In part one of our series over the 2021 Hospital National Patient Safety Goals—a yearly report published by The Joint Commission covering emergent patient safety concerns, performance standards, and measurable outcomes—we covered the challenge of identifying high suicide risk patients.
This next entry addresses Universal Protocol (UP) 01.01.01 of the 2021 NPSG, which covers the necessary safeguards for ensuring surgical procedures are performed “on the correct patient and at the correct place on the patient’s body.”
This second entry provides a brief overview of issues that contribute to surgical identification mistakes, as reported by The Joint Commission. We also offer some recommendations on how hospitals can use electronic perioperative health solutions to equip their surgical departments with customizable tools that help standardize and support the entire surgical care workflow, helping prevent wrong site, wrong side, and wrong patient procedures.
According to The Joint Commission there are an estimated 40 to 60 wrong site surgeries each week in the United States. A collaborative project that included The Joint Commission and hospitals found that there is no single cause to surgical identification mistakes. The project did however, identify areas of the perioperative process where small, compounding errors occur most often, and how they contribute to misidentification. The areas requiring most attention in the report were:
In each of these areas the researchers discovered close to 30 main causes, all of which came down to “organizational culture.” Standardized processes must be in place and hardwired into clinician’s workflows to reduce patient medical errors.
To improve standardization in surgical scheduling, pre-op, and operating room processes, The Joint Commission suggests providers adhere to the following Universal Protocols for Preventing Wrong Site, Wrong Procedure, and Wrong Person Surgery™.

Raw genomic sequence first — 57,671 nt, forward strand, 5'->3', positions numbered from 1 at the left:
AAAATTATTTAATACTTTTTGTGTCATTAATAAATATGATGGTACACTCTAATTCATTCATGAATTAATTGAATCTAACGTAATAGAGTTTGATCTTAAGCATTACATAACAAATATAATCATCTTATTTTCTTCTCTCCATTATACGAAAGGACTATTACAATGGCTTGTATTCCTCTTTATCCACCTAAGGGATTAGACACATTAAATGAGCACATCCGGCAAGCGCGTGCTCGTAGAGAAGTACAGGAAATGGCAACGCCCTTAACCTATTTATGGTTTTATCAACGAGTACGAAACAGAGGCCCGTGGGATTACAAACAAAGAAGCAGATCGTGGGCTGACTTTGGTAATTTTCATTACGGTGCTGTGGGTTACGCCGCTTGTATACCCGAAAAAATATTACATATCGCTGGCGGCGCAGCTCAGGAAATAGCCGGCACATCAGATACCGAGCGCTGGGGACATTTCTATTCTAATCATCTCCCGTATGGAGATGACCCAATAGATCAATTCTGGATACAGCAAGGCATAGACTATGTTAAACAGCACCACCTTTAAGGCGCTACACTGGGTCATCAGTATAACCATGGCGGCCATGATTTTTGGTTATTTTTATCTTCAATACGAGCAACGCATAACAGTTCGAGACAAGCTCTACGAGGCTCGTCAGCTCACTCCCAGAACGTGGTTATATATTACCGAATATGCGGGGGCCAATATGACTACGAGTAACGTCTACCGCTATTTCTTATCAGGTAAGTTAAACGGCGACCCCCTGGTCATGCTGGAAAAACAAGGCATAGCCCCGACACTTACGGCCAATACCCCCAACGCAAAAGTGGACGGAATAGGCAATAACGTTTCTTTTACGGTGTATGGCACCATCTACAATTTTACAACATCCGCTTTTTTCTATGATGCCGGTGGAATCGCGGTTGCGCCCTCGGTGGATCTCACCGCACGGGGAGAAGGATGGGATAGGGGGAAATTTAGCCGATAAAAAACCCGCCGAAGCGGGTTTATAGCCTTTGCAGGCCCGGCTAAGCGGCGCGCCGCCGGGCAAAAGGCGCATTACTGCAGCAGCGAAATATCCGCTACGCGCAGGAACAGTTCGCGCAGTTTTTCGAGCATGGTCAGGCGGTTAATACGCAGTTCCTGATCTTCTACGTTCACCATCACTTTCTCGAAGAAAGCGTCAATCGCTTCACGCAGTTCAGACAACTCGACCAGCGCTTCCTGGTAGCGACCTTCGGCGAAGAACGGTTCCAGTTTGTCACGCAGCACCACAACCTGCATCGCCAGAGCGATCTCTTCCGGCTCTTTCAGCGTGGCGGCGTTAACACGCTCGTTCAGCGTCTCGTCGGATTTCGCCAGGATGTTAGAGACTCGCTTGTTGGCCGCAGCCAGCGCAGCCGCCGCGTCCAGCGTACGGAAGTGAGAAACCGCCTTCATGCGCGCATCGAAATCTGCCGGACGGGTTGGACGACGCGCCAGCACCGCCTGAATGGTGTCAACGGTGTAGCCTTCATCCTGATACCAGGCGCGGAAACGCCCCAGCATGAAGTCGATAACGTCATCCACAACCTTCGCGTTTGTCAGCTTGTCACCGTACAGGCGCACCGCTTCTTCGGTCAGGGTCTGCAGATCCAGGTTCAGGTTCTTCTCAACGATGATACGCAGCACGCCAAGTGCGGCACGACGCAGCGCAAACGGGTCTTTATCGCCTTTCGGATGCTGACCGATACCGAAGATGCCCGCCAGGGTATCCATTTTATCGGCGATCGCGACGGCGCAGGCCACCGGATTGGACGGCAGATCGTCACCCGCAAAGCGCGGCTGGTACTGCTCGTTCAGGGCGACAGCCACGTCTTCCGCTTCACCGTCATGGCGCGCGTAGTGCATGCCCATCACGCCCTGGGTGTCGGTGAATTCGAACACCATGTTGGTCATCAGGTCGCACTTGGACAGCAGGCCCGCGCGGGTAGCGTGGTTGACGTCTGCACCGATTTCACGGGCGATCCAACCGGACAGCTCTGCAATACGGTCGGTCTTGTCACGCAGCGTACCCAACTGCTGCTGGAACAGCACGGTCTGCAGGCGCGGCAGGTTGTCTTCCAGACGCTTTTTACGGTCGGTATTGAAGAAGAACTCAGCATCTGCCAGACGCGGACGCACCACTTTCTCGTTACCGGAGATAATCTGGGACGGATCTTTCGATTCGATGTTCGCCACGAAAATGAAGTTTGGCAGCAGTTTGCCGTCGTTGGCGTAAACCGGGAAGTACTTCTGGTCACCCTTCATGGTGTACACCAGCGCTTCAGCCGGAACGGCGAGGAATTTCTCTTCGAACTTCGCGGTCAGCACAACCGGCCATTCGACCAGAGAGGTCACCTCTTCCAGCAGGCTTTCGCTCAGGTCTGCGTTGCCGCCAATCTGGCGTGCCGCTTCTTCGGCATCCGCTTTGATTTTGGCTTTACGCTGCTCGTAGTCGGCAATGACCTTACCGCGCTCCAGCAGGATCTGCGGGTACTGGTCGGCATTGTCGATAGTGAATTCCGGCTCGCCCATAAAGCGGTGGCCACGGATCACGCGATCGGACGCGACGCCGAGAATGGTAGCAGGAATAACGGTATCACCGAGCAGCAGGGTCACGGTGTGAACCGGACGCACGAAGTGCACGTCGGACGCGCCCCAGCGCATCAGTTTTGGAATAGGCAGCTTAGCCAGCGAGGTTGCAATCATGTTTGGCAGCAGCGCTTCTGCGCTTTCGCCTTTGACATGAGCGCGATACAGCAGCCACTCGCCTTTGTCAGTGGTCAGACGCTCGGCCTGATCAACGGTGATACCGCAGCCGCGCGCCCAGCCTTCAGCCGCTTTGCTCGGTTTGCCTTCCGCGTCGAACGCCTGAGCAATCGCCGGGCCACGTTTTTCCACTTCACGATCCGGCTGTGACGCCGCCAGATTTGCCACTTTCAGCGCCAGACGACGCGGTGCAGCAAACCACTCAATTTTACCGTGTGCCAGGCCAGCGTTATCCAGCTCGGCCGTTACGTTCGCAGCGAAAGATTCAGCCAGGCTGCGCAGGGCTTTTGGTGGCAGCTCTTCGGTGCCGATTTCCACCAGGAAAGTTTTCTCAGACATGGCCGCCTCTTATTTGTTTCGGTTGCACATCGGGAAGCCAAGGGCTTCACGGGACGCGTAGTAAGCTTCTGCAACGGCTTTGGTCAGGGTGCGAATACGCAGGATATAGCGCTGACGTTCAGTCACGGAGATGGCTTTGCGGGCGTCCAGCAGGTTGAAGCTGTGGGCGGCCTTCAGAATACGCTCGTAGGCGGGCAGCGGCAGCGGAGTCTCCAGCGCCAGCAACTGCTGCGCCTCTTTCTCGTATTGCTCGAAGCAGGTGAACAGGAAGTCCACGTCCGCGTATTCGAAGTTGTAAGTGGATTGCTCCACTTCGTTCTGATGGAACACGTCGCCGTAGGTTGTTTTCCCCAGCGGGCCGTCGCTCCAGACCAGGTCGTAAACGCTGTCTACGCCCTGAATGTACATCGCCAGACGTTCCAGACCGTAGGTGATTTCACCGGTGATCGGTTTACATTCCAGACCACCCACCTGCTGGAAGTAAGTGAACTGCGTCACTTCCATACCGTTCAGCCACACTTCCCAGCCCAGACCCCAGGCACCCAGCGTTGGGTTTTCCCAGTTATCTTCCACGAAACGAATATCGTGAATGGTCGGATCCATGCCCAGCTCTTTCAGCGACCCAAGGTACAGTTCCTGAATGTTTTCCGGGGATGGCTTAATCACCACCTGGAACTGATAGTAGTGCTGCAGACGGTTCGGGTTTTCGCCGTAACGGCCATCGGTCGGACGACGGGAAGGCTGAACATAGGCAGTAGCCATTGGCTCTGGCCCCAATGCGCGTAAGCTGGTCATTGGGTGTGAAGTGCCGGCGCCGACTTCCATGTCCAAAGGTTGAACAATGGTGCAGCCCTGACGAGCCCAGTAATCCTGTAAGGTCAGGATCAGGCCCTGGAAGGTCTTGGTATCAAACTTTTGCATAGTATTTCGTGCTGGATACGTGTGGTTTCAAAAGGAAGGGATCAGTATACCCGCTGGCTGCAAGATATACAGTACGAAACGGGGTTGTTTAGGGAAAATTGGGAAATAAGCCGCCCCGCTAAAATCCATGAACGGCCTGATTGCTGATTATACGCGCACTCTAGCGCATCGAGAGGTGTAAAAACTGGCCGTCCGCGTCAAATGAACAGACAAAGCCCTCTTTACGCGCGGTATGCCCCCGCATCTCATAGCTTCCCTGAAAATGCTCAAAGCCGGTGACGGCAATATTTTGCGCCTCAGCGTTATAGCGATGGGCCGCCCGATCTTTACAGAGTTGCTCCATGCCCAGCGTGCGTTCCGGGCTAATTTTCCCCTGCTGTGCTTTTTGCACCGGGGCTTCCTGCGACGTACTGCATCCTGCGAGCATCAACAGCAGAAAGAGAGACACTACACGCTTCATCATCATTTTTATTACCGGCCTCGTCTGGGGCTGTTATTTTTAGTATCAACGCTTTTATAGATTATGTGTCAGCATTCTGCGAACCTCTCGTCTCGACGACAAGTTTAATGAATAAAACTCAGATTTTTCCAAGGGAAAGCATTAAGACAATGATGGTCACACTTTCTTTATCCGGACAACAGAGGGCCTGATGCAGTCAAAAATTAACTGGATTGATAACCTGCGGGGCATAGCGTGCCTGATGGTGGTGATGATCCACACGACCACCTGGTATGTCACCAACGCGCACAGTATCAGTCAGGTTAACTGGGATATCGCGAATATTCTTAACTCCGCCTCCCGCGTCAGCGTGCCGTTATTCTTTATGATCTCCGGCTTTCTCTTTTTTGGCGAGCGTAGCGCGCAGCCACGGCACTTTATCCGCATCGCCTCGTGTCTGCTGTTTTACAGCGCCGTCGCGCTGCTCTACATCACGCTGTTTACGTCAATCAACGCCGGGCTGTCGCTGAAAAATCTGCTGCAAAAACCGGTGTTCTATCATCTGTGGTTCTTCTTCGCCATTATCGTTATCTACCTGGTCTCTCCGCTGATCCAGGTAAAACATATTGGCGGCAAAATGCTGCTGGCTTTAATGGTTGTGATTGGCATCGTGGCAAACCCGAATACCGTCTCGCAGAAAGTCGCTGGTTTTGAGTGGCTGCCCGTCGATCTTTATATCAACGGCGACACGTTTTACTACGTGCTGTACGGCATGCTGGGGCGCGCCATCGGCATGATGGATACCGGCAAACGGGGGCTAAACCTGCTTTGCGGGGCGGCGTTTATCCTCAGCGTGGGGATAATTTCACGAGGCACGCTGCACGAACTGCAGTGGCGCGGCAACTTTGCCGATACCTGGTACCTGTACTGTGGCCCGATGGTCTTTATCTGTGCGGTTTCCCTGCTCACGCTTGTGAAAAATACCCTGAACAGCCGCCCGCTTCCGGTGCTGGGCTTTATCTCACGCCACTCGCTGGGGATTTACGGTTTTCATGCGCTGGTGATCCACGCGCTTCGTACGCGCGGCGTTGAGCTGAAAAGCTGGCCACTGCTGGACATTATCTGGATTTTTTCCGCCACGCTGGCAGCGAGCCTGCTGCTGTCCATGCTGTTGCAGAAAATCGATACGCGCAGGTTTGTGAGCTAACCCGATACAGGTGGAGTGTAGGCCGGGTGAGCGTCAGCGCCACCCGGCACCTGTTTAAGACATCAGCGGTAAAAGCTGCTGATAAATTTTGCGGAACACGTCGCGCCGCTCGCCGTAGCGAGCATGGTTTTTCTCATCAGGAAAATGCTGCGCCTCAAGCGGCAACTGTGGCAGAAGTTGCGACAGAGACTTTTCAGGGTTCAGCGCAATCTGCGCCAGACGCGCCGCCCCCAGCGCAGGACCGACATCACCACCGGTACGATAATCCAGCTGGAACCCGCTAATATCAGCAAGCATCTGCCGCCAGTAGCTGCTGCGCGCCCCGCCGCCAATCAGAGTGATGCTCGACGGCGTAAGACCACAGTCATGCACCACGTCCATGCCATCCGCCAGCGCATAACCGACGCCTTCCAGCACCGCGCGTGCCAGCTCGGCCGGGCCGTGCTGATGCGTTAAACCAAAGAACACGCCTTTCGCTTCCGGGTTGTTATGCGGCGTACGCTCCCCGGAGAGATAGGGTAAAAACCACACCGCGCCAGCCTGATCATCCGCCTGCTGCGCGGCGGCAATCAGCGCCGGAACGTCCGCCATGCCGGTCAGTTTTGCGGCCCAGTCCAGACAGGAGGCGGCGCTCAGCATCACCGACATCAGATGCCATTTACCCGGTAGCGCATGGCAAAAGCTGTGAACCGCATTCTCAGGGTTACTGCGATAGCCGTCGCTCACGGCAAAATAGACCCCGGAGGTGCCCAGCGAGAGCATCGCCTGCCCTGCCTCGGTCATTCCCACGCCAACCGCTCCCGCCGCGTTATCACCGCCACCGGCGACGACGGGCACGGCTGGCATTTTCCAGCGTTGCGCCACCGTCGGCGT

Universal Protocol 1 – Conduct a pre-procedure verification process
For effective prevention of wrong patient, procedure, and site, The Joint Commission suggests facilities have pre-procedure processes in place designed to mitigate surgery risks. These processes will vary depending on procedure, but should include these steps:
Universal Protocol 2 – Mark the procedure site
One of the best ways to protect patients about to undergo surgery is to adhere to a consistent site marking procedure. To add clarity and consistency The Joint Commission states providers should:
Universal Protocol 3 – Perform a time-out before procedure
Taking a moment to step back and pause to conduct a final assessment, especially prior to administering anesthesia, allows both team members and patients to place their focus on ensuring accuracy. The Joint Commission suggests that time-outs:
In all listed protocols, The Joint Commission states the consistent use of standardized checklists and processes can significantly decrease surgery misidentification issues.
Every step in the patient’s care journey should be supported by a consistent adherence to standardized clinical workflows.
To help hospitals protect their surgery patients from mistakes that can lead to identification errors, we have made standardization a key feature of our surgical platform—MEDHOST Perioperative Experience. Perioperative Experience gives users the capability to add checklists into the platform per a facility’s needs. These helpful features provide more clarity and structure to the perioperative process, ensuring the right procedures are completed on the right patient, on the right location.
To learn more about how MEDHOST Perioperative Experience can help standardize workflows in your hospital with customizable tools, please reach out to us at email@example.com or call 1.800.383.6278.